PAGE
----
Friday was sponsored by Findmypast. Ben Bennett, Executive Vice President at Findmypast, talked about Findmypast’s accomplishments.
He mentioned that two years ago they introduced the U.S. Marriage collection. They have published nearly 70 million records consisting of nearly 280 million names. The project should be completed later this year with about one hundred million marriages online with 400 million names.
Last year Findmypast announced the Catholic Heritage Archive. The goal was to publish millions of Catholic vital records. Ben announced that they have released over 8 million records from over 200 Catholic parishes across New York. They are launching the New York Sacramental Registers in the Catholic Heritage Archive. You can find these records at findmypast.com/catholicrecords
In addition to New York they will be adding Catholic parishes from Baltimore, Cincinnati, Philadelphia, Toronto, Wilmington, and more.
Although not mentioned in the talk at RootsTech, Findmypast also released on Friday Roman Catholic parish registers for Chicago and Baltimore.
They will also be publishing records from across the pond including records from Scotland, England, Ireland, and Wales.
They now have a British & Irish Roots collections so you can find records quickly for your ancestors who came to America from those areas.
Findmypast acquired Twile. Twile is an online service that combines interactive timelines with photos, text, and video. Many people can collaborate on a timeline. Findmypast had previously invested in Twile.
In the future Findmypast users will be able to automatically display their family history research in a timeline.
The Twile team will continue to develop and maintain Twile and there are no plans to change the features and services for current Twile users.
Tamsin Todd the new CEO of Findmypast took the stage with Ben. She announced the Findmypast tree. They realized there are many shared trees out there. FamilySearch has agreed to partner with Findmypast that will underpin the new tree offering at Findmypast.
There will also be reference trees that will come from genealogists with reference skills. The shared tree will be built by the community.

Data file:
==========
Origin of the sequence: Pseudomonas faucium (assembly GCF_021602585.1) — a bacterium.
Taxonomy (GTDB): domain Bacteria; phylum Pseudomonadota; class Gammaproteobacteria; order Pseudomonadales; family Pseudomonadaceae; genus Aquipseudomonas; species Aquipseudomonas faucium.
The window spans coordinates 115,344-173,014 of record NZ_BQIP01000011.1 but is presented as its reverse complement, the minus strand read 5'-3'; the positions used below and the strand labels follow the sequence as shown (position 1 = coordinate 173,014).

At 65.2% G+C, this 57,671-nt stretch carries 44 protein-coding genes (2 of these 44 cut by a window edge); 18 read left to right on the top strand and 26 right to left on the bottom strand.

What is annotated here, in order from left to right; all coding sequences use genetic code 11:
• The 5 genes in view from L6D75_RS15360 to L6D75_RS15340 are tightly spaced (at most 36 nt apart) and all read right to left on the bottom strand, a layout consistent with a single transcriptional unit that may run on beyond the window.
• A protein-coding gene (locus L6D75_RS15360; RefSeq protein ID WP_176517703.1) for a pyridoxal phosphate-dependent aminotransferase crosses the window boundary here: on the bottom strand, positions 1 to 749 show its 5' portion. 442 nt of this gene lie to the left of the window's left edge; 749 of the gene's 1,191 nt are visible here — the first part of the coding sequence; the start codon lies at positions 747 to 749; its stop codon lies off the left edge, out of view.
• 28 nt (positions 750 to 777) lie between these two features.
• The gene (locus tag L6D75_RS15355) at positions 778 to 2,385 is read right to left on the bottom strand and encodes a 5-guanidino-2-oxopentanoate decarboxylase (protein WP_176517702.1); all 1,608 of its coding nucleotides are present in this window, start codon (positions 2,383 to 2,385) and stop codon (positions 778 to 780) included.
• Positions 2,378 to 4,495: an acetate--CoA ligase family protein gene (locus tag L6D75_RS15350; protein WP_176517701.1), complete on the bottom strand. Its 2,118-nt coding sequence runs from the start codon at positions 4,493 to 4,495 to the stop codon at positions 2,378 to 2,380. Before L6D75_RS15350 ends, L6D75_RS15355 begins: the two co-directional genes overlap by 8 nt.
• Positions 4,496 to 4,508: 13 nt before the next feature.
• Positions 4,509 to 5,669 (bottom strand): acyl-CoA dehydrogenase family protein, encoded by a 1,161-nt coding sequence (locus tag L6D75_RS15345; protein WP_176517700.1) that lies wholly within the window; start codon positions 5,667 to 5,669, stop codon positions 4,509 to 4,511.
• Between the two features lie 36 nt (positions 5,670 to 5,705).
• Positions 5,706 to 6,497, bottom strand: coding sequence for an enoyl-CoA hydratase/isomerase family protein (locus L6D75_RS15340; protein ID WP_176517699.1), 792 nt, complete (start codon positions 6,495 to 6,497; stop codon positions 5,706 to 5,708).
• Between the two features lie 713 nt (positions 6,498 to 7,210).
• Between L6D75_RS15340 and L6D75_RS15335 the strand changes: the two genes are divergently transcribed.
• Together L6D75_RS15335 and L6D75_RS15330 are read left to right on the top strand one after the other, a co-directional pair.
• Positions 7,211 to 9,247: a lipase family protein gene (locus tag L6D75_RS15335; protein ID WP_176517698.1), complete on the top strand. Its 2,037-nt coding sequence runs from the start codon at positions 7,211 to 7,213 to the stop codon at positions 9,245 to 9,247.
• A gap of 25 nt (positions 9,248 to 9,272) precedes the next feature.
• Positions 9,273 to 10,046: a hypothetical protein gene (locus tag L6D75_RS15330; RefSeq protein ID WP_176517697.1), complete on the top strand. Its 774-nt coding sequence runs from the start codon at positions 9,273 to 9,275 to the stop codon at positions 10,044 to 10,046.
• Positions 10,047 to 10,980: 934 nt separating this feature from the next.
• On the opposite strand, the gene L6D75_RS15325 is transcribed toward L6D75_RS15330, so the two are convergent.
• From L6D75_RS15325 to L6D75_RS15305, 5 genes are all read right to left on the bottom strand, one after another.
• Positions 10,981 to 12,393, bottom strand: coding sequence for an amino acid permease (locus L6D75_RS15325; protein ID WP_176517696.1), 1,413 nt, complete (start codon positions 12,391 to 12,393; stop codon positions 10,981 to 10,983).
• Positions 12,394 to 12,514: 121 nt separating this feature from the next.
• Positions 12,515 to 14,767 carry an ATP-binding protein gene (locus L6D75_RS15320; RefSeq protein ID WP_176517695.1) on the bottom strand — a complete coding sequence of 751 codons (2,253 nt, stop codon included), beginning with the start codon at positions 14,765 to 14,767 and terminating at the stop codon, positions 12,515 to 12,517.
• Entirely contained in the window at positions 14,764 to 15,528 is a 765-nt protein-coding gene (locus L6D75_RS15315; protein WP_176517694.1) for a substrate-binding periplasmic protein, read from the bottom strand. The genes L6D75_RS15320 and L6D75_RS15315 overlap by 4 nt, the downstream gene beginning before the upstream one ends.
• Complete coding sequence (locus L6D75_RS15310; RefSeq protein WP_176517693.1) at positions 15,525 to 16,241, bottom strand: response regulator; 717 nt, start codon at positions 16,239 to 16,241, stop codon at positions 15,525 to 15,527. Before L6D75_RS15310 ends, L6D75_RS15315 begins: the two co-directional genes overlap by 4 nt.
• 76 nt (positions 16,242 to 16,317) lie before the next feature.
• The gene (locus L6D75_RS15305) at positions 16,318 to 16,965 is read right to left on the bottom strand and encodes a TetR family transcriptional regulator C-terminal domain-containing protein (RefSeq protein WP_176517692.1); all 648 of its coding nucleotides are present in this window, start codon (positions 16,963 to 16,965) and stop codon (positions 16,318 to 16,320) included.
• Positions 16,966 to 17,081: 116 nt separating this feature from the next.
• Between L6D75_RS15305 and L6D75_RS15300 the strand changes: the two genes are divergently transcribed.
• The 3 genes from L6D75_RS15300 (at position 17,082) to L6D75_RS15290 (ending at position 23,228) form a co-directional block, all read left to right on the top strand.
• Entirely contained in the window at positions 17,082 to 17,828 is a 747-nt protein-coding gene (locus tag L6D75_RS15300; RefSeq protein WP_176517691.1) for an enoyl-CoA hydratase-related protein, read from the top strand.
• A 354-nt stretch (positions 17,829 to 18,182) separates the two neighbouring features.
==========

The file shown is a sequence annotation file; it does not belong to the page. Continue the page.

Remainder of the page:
This is a new suite of family tree products – the shared tree, reference trees, and private trees. It is still in development. This isn’t a product launch, it’s an early preview. You can find out more at findmypast.com/worldtree
They will be seeking input about the trees.
Scott Hamilton Keynote
The keynote speaker on Friday was Scott Hamilton. He is an Olympic gold medalist, motivational speaker, television broadcaster, best-selling author of Finish First, and a cancer survivor.
He talked about his youth and how he was very sick as a child. When he started skating he got better and continued to skate. He went on to talk about getting married, his children, and the death of his parents. He has never talked about his family before and had many people in tears about his journey through life.
Diane Loosle, FamilySearch Salt Lake Family History Library director and senior vice president of FamilySearch patron services, presented Scott with his genealogy of his adopted parents. Later in the day, FamilySearch presented Scott with information about his biological family.
Saturday was sponsored by Ancestry. Ken Chahine, executive vice president and general manager DNA, Ancestry, spoke.
He showed a video of when he was at RootsTech in 2014. It talked about DNA and how to use DNA to get to towns someone came from or where slaves came from in Africa. And DNA would be able to tell attributes of our ancestors such as hair and eye color.
Ancestry has done most of what was predicted in 2014. Ancestry now has 7 million people in its database. DNA is starting the tell the story of migration.